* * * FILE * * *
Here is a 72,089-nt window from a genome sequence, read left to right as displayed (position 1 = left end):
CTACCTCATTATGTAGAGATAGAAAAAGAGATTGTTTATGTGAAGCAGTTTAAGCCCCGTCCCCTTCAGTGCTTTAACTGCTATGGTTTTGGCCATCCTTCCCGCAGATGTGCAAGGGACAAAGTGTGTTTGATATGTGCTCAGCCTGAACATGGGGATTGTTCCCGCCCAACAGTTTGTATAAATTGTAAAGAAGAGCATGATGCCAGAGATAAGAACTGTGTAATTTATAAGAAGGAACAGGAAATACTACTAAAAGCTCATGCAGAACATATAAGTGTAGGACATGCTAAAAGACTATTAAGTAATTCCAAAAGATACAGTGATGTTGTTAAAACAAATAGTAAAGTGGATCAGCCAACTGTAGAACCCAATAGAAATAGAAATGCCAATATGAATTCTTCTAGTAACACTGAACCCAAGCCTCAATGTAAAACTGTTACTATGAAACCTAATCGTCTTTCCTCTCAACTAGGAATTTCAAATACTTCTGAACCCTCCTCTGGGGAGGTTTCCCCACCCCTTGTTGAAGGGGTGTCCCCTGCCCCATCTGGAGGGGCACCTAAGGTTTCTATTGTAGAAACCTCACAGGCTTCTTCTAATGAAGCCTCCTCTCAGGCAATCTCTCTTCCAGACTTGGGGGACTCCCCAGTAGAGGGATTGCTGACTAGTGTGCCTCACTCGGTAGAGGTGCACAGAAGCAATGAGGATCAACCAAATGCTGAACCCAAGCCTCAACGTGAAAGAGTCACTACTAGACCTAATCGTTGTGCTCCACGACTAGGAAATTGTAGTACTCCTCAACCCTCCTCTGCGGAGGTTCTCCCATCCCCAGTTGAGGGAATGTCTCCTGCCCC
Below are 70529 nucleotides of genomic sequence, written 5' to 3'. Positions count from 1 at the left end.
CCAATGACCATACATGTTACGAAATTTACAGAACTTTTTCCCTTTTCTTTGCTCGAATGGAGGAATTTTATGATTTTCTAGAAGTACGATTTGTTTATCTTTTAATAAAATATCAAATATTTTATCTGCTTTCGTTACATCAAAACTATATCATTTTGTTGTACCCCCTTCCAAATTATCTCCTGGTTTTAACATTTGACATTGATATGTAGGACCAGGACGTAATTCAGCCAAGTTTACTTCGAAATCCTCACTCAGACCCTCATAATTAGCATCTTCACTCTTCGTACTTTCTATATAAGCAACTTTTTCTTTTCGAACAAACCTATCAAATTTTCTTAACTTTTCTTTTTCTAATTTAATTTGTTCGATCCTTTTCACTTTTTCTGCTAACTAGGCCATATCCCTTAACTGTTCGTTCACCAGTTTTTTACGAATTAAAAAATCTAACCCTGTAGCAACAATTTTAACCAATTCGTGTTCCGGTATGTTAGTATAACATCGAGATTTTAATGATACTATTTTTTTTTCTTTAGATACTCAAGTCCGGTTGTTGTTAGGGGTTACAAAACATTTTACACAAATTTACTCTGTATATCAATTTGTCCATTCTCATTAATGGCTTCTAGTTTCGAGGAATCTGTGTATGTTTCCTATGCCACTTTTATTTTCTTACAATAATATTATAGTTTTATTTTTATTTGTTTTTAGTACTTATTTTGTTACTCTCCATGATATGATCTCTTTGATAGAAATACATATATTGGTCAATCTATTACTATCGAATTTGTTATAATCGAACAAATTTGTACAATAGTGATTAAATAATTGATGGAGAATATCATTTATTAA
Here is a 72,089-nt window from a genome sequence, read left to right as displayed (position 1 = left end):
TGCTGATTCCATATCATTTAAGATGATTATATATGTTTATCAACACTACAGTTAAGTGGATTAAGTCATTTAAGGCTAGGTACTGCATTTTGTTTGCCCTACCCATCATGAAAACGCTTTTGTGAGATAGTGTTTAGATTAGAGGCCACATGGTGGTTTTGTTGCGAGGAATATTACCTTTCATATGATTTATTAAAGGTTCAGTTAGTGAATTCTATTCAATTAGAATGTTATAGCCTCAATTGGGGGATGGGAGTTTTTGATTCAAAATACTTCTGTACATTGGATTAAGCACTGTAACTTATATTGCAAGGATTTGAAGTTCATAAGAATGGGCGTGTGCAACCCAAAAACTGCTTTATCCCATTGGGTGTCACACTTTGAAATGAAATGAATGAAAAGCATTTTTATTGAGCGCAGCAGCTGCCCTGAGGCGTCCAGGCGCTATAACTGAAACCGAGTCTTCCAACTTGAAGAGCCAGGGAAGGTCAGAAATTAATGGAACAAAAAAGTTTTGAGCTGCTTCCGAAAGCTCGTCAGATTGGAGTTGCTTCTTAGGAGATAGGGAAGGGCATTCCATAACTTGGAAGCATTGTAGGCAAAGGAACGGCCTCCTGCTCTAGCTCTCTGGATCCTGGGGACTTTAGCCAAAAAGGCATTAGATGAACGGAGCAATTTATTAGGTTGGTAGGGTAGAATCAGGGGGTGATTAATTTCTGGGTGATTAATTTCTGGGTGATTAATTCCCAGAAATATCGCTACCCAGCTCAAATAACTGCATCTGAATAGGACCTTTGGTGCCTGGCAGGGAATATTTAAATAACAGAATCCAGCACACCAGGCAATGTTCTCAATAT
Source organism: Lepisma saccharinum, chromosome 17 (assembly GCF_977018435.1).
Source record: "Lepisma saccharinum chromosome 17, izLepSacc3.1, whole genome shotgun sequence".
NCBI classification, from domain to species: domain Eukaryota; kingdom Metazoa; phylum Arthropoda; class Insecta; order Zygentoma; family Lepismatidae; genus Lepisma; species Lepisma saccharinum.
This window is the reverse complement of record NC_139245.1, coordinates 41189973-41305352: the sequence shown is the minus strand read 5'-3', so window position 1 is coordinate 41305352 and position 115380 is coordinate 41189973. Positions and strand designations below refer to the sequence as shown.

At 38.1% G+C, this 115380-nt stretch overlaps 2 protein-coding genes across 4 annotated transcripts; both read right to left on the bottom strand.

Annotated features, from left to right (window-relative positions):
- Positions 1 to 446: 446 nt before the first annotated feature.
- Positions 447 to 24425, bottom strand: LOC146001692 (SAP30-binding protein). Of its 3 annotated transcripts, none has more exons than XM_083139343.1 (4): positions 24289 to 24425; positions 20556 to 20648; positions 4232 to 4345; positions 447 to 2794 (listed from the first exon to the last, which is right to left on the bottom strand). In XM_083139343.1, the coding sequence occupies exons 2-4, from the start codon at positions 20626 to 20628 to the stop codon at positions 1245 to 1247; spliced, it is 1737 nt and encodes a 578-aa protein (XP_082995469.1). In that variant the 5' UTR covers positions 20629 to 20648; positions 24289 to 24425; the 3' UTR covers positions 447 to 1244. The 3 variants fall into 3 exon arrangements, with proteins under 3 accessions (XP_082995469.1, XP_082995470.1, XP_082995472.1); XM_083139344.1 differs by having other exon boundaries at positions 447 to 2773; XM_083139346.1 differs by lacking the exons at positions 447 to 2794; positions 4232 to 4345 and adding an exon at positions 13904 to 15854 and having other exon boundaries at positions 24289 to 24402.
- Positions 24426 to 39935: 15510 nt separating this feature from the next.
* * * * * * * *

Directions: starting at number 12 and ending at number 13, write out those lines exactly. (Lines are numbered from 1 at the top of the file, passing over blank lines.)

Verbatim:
Annotated features, from left to right (window-relative positions):
- Positions 1 to 446: 446 nt before the first annotated feature.